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The Making of a Writer-Speaker’s One-Sheet

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Guest post by Lettie K. Burress, www.writingforhim.com

I am good with ideas and words. I am not good with technology – it has been difficult for me to stay even partially current with computers and social media. I try, but I would much rather be hiking a trail or reading a book. Or perhaps writing one.

That said, God has been good to bring people in my life who have the skills I lack. Sometimes they patiently (or not) teach me what I need to know. Sometimes they allow me the use of their skills. The latter is usually much faster and much more efficient for me.

I tell you all this to explain why I’ m guest blogger today. One of my tech-savvy friends is Emily Akin. She has in the past observed my struggles and stepped in with her wisdom and skills. She has helped arrange handouts. She even suggested that I compile my workshop handouts into booklet form. It was a huge success, both as a selling item and an asset to those attending my Beginners Basics class.

Naturally, Emily’s name came to my mind as I contemplated the long delayed project of creating a one-sheet. Also called pitch sheets, these sheets are recommended as an easy way for writers and speakers to introduce themselves to conference leaders, other writers, or potential clients. They should be made available as handouts, attachments, or website downloads.

The one-sheet method made good sense to me after my recent attendance at a large conference. As a workshop leader hosting an exhibit and sales table, I wanted to make the most of this opportunity to get my name and work out there. Using print seemed the easiest way to connect with those who visited my table. I was running out of the small giveaway bags containing my bookmarks, brochures, business cards, and candy. I decided the one-sheet was a better, time-saving bet. So I sent my info to Emily and asked for her help in organizing it. Here are the guidelines we used.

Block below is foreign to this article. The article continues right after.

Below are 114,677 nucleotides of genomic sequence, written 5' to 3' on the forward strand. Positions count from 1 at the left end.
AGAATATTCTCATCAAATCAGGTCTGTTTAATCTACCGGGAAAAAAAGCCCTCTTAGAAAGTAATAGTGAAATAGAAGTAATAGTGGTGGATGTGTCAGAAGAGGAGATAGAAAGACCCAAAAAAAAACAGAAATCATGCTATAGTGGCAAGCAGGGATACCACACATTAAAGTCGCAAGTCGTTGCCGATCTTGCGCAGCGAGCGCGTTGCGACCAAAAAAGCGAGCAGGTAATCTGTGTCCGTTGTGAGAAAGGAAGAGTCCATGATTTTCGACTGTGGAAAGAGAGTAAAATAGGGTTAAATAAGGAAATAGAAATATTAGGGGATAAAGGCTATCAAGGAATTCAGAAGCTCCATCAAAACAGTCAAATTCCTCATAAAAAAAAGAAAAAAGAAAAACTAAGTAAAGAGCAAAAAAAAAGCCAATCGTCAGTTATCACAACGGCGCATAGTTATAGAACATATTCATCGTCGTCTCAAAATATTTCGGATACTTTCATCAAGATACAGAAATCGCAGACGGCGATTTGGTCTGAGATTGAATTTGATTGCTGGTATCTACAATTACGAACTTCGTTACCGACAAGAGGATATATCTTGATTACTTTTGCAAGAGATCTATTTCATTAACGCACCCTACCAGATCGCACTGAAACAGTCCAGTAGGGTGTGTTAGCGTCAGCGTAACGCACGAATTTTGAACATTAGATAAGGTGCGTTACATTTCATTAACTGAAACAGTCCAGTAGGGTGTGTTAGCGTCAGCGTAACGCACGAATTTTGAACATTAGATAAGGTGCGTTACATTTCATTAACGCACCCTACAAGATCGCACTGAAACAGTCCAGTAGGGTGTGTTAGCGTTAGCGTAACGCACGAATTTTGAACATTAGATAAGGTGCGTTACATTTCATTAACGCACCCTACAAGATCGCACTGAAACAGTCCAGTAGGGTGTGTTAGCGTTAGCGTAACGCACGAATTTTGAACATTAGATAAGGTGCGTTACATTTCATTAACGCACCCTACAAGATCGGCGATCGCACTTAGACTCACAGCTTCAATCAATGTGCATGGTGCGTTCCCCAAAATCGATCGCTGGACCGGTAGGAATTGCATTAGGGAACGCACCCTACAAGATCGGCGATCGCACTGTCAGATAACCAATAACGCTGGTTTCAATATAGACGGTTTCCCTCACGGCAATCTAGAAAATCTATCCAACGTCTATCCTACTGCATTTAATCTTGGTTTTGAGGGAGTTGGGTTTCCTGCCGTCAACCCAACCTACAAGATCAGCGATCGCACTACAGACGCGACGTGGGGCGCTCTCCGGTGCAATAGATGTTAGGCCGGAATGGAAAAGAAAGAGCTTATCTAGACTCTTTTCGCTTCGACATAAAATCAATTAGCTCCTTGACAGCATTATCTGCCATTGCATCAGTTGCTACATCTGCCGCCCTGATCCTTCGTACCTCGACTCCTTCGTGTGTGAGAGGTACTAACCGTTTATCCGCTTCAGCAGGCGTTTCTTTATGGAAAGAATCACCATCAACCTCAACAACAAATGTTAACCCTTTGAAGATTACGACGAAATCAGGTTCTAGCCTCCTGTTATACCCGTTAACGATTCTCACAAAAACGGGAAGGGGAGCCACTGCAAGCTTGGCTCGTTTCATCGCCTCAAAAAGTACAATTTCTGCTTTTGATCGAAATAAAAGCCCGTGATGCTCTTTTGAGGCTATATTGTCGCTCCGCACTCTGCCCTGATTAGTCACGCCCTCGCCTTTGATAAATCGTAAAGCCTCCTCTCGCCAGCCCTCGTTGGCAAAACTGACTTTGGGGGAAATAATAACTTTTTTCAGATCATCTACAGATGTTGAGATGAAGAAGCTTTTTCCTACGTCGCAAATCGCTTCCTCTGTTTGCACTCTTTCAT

Primary Elements for an Effective One-Sheet:

  • Who you are
  • What you look like
  • What you’ve done
  • What you talk about
  • Where you’ve been
  • What has been said about you
  • How you can be reached

The one-sheets should also demonstrate a writers “brand.” It is a big plus to include “personality” as well. A photo is essential. My plan is to have two one-sheets – one for use in my speaking ministry and the other for my writing ministry. They will replace my brochures at my display table.

Click here to see Lettie’s current one-sheet.

Perhaps a one-sheet is just what you need in your marketing arsenal. If you already have one that has worked well, please tell us about it by commenting on this post. If it is online somewhere, please provide a link. If not, please e-mail Emily (akinemily@gmail.com) for instructions on how to get it online so that you can share it with us.

Blessings! Lettie Kirkpatrick Burress www.writingforhim.com

I also want everyone to know that, while we were working on this project, Lettie’s husband had a series of strokes and has been in the hospital for several weeks, then transferred to a rehab facility. If you want to contact her or post a prayer for her family, they have a Facebook page, Pray-ers for Phil.

Other Examples

Amy Wallace one-sheet for her books

Kaye Dacus one-sheet

Secrets of a Salesperson one-sheet

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